There are two important contract clauses that design professionals should include with every client contract. The first clause provides protection to individuals and the second limits the firm’s liability.
The first clause we recommend gives individual protection for your licensed professionals. In 2013, the State of Florida signed a law relating to design professionals known as the Fairness in Liability legislation. Beginning July 1, 2013, design firms are now able to negotiate contracts that protect their professional employees from being sued individually by their clients.
The new law grants design professional employees immunity from liability for economic damages resulting from negligence occurring during the course and scope of a professional services contact. The law does require that the design firm maintain professional liability insurance as required under the contract.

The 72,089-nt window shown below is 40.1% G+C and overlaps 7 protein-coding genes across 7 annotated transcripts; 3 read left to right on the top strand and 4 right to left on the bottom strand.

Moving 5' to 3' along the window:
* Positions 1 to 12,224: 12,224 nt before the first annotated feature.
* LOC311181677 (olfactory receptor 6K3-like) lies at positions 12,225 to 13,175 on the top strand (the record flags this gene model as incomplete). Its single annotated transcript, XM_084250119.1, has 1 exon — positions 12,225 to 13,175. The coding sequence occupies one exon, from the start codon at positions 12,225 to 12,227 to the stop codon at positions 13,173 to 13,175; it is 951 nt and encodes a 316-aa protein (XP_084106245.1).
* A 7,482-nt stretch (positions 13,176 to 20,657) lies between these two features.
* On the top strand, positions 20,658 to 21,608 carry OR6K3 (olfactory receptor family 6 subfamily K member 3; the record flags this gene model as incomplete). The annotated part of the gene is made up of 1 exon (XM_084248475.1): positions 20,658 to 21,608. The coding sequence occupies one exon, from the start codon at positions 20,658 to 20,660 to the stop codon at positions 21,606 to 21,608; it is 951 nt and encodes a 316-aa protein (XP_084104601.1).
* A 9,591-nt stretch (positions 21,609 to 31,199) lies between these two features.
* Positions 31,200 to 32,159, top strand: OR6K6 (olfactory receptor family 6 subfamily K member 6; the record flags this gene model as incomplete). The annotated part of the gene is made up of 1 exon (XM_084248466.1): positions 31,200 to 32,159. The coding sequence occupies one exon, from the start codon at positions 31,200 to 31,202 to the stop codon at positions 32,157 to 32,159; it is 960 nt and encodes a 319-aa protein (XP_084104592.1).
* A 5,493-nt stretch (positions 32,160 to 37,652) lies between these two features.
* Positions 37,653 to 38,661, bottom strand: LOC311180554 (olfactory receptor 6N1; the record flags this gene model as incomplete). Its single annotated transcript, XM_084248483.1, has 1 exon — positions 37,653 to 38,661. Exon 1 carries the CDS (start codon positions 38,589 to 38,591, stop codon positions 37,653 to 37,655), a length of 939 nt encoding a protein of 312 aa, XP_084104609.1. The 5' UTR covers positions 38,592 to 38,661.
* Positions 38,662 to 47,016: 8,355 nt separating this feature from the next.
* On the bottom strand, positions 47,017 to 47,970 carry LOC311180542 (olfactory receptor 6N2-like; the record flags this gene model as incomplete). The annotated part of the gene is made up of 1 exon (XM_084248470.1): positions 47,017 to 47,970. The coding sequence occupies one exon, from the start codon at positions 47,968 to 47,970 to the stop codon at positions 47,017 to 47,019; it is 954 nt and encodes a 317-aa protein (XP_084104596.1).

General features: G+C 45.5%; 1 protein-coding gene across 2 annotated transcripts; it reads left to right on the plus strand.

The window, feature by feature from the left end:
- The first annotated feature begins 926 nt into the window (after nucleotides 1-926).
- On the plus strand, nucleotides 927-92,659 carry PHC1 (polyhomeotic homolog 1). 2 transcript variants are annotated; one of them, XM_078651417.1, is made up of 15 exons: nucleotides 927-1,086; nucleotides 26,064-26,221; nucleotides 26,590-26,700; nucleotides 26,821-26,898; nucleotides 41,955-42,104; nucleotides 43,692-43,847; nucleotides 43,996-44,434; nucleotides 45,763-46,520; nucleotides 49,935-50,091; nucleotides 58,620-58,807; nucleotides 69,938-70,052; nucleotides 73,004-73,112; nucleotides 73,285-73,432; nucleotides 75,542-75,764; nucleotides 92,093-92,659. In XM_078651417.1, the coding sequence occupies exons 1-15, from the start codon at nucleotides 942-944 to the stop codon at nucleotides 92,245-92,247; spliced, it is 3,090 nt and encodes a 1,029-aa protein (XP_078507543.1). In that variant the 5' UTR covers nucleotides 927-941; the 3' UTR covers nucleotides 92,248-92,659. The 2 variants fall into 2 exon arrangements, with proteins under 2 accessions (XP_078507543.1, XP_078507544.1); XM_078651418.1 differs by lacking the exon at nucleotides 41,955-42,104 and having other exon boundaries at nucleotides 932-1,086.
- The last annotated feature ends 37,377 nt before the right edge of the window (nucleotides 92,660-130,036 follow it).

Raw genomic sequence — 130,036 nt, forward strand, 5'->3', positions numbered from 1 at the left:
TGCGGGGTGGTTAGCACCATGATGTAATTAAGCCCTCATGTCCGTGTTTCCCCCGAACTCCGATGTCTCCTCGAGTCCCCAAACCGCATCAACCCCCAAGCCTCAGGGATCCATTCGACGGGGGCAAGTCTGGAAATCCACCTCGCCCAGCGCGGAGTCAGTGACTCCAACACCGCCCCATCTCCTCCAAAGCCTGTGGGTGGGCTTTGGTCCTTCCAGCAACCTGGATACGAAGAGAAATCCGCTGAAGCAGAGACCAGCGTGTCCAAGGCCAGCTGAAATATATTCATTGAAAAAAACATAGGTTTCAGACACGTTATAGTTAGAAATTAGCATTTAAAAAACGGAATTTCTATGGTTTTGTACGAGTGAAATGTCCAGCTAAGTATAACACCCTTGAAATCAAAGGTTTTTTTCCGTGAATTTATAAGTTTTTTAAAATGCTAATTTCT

The new law also extends to individuals the protection of contractual limitation of liability clauses. This comes four years after the courts ruled that individual professional employees were not protected by limitation of liability clauses in a contract. (Florida appellate court case Witt v. La Gorce Country Club, Inc., 34 Fla.L., Weekly D1161a)
Design professionals should take advantage of the benefits of this new law. Your contracts should be amended to include language that an individual employee cannot be held liable for negligence. The law has five conditions for this protection to apply:
1. The contract is made between the design firm and the client.
2. Individual employees are not to be named as a party to the contract. All professional services contracts need to be made between the client and the business entity.
3. The design firm must maintain Professional Liability insurance, as required by contract.
4. The contract contains a prominent statement, in uppercase font that is at least five point sizes larger than the rest of the text, that an individual employee or agent may not be individually liable for negligence.
5. Any damages are solely economic in nature and the damages do not extend to personal injuries or property not subject to the contract.